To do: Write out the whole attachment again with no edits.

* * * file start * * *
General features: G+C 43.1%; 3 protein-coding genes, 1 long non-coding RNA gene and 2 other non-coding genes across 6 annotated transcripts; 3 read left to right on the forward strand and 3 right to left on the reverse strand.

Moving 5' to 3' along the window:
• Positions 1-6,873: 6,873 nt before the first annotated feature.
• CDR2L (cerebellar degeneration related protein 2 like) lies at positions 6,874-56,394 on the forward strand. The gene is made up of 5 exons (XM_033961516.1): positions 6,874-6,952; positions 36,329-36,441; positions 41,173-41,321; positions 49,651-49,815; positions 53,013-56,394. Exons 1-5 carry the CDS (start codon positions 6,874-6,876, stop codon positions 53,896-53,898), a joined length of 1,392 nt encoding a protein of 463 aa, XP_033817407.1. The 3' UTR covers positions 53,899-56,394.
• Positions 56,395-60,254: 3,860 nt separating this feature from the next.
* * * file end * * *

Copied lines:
General features: G+C 43.1%; 3 protein-coding genes, 1 long non-coding RNA gene and 2 other non-coding genes across 6 annotated transcripts; 3 read left to right on the forward strand and 3 right to left on the reverse strand.

Moving 5' to 3' along the window:
• Positions 1-6,873: 6,873 nt before the first annotated feature.
• CDR2L (cerebellar degeneration related protein 2 like) lies at positions 6,874-56,394 on the forward strand. The gene is made up of 5 exons (XM_033961516.1): positions 6,874-6,952; positions 36,329-36,441; positions 41,173-41,321; positions 49,651-49,815; positions 53,013-56,394. Exons 1-5 carry the CDS (start codon positions 6,874-6,876, stop codon positions 53,896-53,898), a joined length of 1,392 nt encoding a protein of 463 aa, XP_033817407.1. The 3' UTR covers positions 53,899-56,394.
• Positions 56,395-60,254: 3,860 nt separating this feature from the next.